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Over the past three years, no female pacer can match the accomplishments of York County's Pure Country.

In fact, few in the history of harness racing can produce better resumes when it comes to accumulating awards.

Pure Country became the first female pacer to receive a Dan Patch Award at ages 2, 3 and 4 when she was recently named the sport’s best older pacing mare. Only two pacers have ever won more Dan Patch trophies, Anndrovette and Eternal Camnation, with four each.

“It’s quite an accomplishment,” said Adam Bowden, whose Diamond Creek Racing owns Pure Country and whose Diamond Creek Farm in Wellsville bred the mare. “It takes a special horse to be the best at 2 when they’re early developers and then continue to be the best at 3 and 4 when everybody else catches up. I’m just happy to be part of it.”

Pure Country was a perfect 10-for-10 at age 2 and joined JK She’salady (2014), See You At Peelers (2010) and My Little Dragon (2005) as the only 2-year-old female pacers to win a Dan Patch Award with an undefeated season. Pure Country and See You At Peelers won again at age 3.

For her career, the Jimmy Takter-trained Pure Country has won 25 of 47 races and earned $2.23 million, which puts her on the verge of joining the 10 highest-earning female pacers in North American history. Her victories include two Breeders Crown finals, the Fan Hanover Stakes, Lynch Memorial, Lady Liberty, TVG Series championship, Artiscape and Matron.

Pure Country started slowly in 2017, but won five of her last 10 races of the campaign, including the Breeders Crown and TVG Series championships to close out the stakes season.

“I think in many of the big races in her career, Jimmy has gotten her to race at her best,” Bowden said. “And she did it again this year when the big money was on the line. She won the races she had to win to win the (Dan Patch) award.

“It’s always tough to come back at 4 and do it. As Jimmy said last year, it’s sort of a two-year commitment because these 4-year-olds need time to mature and learn how to race against these older, tougher mares. She clearly learned how to do that and ended the year on the top.”

Pure Country is a daughter of Somebeachsomewhere out of one of the first horses Diamond Creek bought, Western Montana, in the farm’s formative years. Pure Country is enjoying a winter holiday, but will return to Takter’s stable in the coming weeks to begin preparations for her 5-year-old season.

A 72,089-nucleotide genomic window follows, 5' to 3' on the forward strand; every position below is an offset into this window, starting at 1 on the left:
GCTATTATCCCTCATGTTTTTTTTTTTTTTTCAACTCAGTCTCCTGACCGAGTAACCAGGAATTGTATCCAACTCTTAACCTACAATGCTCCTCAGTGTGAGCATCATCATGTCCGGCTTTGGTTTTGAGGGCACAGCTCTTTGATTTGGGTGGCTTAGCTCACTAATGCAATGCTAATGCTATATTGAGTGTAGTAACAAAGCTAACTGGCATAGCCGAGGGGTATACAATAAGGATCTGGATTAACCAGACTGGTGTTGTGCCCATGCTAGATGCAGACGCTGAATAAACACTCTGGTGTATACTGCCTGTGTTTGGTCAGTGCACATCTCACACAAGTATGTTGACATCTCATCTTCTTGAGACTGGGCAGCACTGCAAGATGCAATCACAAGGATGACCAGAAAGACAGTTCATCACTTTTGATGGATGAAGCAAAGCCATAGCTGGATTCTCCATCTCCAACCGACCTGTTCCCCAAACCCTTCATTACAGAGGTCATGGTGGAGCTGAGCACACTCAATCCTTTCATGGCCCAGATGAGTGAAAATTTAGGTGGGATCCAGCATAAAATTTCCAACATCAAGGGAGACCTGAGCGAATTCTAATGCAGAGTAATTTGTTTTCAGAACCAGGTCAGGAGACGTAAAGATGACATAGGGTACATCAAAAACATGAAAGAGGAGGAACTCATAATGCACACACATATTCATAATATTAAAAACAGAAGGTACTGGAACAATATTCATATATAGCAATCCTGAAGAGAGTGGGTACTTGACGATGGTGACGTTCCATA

“She’s hanging out right now getting bigger and stronger,” Bowden said. “She looks great. She’s bigger than the colts that we have; she’s always been like that. She’s a big strong mare. I would expect her to come back and have a good season again. Or at least I hope so.

“The expectations placed on her by me personally are probably almost too much to live up to. That may not have been fair. She’s always been at the top of her division. We’ve entrusted her to Jimmy Takter, who has gone above and beyond. I can’t be more thrilled with that.”

Other Diamond Creek successes: Bowden’s award-winning horses in 2017 were not limited to Pure Country. Diamond Creek Racing is among the owners of 3-year-old male pacing champion Downbytheseaside and 2-year-old male pacing champion Lost In Time.

Diamond Creek Farm bred Lost In Time, a son of A Rocknroll Dance out of Summer Mystery who sold for $47,000 at the 2016 Lexington Selected Sale. Diamond Creek Racing joined the colt’s ownership group in September 2017.

“It’s kind of neat,” Bowden said. “A Rocknroll Dance was kind of the first major stallion that we went after and stood. To have his best son so far, not only that we bred but now own a piece of, is exciting. He clearly got a lot of his father’s qualities, which proved themselves on countless occasions. He’s such a big, strong horse that I would expect to see good things from him (at age 3).

“It’s fun to be involved with good horses. Just being part of the ride is exciting. A lot of times, we as owners get to give interviews and get attention, but really it’s a team effort, especially for us with these homebreds. From the girls that work at the farm to the farm managers to the trainers to the grooms to the drivers. Everybody gets to take credit for the success of these horses, everybody can share in it. That’s great.”

This story was provided by the U.S. Trotting Association. For more information, visit www.ustrotting.com or contact @harnessracenews or @HarnessKenW.

 

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